The pilot, Lieutenant Fuller, did bail out of the doomed bomber. He was captured and spent the remainder of the war as a POW. The other 8 crew members, however were killed.

1st Lieutenant Robert E. Fuller, O-774609, California. Aircraft Commander/Pilot—Prisoner of War

2nd Lieutenant Woodrow A. Lien, O-778858, Montana. Co-pilot—Killed in Action

Technical Sergeant Francis J. McCarthy, 14148856, Tennessee. Navigator—Killed in Action

Staff Sergeant Richard D. Proudfit, 14166848, Mississippi. Togglier—Killed in Action

Staff Sergeant Wylie McNatt, Jr., 38365470, Texas. Flight Engineer/Top Turret Gunner—Killed in Action

Staff Sergeant William H. Cassiday, 32346219, New York. Ball Turret Gunner—Killed in Action

Staff Sergeant Ralph J. Leffelman, 19112019, Washington. Radio Operator/Top Gunner—Killed in Action

Staff Sergeant James D. Houtchens, 37483248, Nebraska. Waist Gunner—Killed in Action

Sergeant Le Moyne Miller, 33920597, Pennsylvania. Tail Gunner—Killed in Action

In the third photograph of the sequence, Wee Willie has exploded and fragments of the wings and fuselage streak downward in flame. (U.S. Air Force)
In the third photograph of the sequence, Wee Willie has exploded and fragments of the wings and fuselage streak downward in flame. (U.S. Air Force)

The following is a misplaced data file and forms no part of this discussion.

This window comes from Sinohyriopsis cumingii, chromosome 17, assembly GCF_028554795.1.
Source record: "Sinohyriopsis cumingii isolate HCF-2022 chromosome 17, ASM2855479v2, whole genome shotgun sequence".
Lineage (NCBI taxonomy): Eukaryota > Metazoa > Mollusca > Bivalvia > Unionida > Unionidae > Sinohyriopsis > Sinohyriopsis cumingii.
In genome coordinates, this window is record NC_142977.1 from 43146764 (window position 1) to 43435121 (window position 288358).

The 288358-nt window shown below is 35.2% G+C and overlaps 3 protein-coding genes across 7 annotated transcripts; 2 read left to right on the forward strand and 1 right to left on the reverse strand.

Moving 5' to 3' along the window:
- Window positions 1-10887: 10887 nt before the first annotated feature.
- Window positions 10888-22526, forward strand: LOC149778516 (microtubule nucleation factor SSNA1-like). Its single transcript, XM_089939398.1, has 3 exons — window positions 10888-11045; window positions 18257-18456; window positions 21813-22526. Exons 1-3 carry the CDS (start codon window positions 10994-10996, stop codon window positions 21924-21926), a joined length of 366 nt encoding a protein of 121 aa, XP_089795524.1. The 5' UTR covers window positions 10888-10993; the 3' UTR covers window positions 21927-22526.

Wee Willie was the oldest B-17G still in service with the 91st Bomb Group, and the next to last B-17 lost to enemy action by the group before cessation of hostilities. The War in Europe came to an end with the unconditional surrender of Germany just 31 days later, 8 May 1945.

Boeing B-17G-15-BO Flying Fortress, Wee Willie, and its flight crew at Air Force Station 121, RAF Bassingbourne, 14 February 1944. The bomber is still nearly new with no mission markings yet displayed. (U.S. Air Force)
Boeing B-17G-15-BO Flying Fortress, Wee Willie, and its flight crew at Air Force Station 121, RAF Bassingbourne, 14 February 1944. The bomber is still nearly new with no mission markings yet displayed. (U.S. Air Force)

During the 129 missions Wee Willie flew in its 1 year, 3 months, 20 days at war, many airmen served as its crew members. The men in this photograph are not identified, and the date it was taken is not known. A battle-scarred veteran, Wee Willie now has markings showing 106 missions completed. These men are representative all all the aircrews who fought and died in the skies over Europe. (U.S. Air Force)
During the 129 missions Wee Willie flew in its 1 year, 3 months, 20 days at war, many airmen served as its crew members. The men in this photograph are not identified, and the date it was taken is not known. A battle-scarred veteran, Wee Willie now has markings showing 106 missions completed. These men are representative all all the aircrews who fought and died in the skies over Europe. (U.S. Air Force) [Update: The officer in the front row, right, has been identified as 2nd Lieutenant Jess Ziccarello, the navigator for this crew. Thanks to his son, Rick Ziccarello, for the identification.]
© 2015, Bryan R. Swopes